Val Lee (It is my heart to follow the apostles’ example.  For many walk according to what they think or have experienced or what others think or have experienced. This hurts my heart and such actions made Paul and the other apostles weep. We are to walk according to their example and teachings without questioning; 1 Corinthians 11:1, 2 Thessalonians 2:15, 2 Peter 3:2 and Jude 17. Those who do not are enemies of the cross of Christ, whose end is their destruction, whose god is their appetite, and whose glory is their shame, who set their minds on earth things; Philippians 3:17-19)

http://en.wikipedia.org/wiki/Emerging_church

Wickipedia edited:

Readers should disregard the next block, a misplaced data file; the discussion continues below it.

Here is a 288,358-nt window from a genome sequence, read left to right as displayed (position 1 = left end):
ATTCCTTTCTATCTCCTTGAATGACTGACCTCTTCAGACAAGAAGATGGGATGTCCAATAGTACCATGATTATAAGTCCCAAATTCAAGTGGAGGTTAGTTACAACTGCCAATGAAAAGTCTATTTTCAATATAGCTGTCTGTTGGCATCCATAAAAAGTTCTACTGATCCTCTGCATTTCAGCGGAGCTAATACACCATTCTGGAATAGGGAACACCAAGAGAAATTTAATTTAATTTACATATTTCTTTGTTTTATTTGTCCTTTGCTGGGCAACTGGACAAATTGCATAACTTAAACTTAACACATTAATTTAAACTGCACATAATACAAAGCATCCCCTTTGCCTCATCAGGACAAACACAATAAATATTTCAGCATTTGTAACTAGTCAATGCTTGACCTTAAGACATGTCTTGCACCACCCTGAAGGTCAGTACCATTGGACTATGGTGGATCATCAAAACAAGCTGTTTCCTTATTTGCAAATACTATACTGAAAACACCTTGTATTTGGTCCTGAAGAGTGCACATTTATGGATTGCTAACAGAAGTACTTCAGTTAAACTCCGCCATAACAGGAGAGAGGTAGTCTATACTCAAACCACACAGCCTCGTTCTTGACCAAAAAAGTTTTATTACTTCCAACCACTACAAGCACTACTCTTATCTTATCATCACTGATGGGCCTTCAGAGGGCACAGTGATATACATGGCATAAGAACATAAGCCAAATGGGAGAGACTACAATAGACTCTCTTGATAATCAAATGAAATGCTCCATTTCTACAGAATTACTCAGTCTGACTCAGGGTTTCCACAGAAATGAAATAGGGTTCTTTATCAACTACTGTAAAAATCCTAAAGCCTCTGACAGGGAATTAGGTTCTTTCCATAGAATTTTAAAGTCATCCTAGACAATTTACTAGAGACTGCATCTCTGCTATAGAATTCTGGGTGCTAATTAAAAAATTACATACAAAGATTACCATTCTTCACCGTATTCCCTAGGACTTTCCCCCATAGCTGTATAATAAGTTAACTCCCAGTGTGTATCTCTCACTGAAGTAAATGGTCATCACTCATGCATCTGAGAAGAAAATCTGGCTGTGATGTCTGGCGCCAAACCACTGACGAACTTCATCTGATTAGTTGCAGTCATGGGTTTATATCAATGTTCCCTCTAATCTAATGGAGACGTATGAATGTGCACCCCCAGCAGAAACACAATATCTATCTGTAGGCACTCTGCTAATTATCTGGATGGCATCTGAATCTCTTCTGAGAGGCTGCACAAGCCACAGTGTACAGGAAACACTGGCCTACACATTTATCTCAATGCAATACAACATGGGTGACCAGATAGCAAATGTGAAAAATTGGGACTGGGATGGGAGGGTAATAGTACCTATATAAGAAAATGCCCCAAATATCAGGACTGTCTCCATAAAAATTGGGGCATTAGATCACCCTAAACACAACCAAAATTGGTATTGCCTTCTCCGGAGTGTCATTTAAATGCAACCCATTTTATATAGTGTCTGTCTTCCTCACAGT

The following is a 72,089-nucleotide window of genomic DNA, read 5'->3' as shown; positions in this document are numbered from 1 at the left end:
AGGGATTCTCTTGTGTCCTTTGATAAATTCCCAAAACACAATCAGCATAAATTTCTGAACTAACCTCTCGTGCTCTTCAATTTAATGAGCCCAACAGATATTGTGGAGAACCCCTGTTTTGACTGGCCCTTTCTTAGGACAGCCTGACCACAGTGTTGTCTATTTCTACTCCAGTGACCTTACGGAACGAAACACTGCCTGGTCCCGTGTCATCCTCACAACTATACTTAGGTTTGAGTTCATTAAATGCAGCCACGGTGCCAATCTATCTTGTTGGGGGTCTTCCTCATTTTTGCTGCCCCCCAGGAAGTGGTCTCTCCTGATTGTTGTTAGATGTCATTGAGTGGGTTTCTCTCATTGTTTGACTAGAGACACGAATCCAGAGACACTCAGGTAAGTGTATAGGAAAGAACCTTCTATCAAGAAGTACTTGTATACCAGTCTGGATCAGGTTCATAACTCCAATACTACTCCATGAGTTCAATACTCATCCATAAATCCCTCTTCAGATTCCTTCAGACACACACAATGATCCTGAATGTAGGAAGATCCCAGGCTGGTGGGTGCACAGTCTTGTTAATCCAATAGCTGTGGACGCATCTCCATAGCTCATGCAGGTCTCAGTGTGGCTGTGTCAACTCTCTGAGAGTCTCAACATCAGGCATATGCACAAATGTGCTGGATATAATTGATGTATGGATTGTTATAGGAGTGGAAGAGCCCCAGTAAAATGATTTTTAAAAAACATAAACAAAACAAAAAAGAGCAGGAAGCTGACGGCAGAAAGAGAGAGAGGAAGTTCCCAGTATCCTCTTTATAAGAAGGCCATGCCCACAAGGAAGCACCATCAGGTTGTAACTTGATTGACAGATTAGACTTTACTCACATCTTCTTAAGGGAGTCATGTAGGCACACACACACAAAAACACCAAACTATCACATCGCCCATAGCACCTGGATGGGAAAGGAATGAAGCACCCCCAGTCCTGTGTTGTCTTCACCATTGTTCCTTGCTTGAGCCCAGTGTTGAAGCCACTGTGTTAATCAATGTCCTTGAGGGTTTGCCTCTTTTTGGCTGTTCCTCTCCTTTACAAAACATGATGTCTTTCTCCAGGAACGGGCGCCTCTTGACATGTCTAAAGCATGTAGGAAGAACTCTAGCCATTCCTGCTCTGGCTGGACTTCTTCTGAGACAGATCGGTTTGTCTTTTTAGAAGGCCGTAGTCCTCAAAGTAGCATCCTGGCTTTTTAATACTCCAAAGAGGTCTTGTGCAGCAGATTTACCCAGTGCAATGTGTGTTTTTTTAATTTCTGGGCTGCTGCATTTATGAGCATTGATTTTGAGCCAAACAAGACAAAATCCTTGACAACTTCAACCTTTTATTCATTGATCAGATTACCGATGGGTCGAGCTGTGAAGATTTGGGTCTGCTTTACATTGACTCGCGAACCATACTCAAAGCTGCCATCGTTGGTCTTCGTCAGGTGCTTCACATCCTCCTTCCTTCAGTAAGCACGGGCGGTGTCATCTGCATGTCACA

The emerging church (sometimes referred to as the emergent movement) is a Christian movement of the late 20th and early 21st century that crosses a number of theological boundaries: participants can be described as evangelical, post-evangelical, liberal, post-liberal, charismatic, neocharismatic (both Pentecostal and charismatic) and post-charismatic. Participants seek to live their faith in what they believe to be a “postmodern” (meaning after the modernist movement. A style and concept in the arts characterized by distrust of theories and ideologies and by the drawing of attention to conventions) society—a new cultural society. Proponents of this movement call it a “conversation” to emphasize its developing and decentralized nature, its vast range of standpoints and its commitment to dialogue.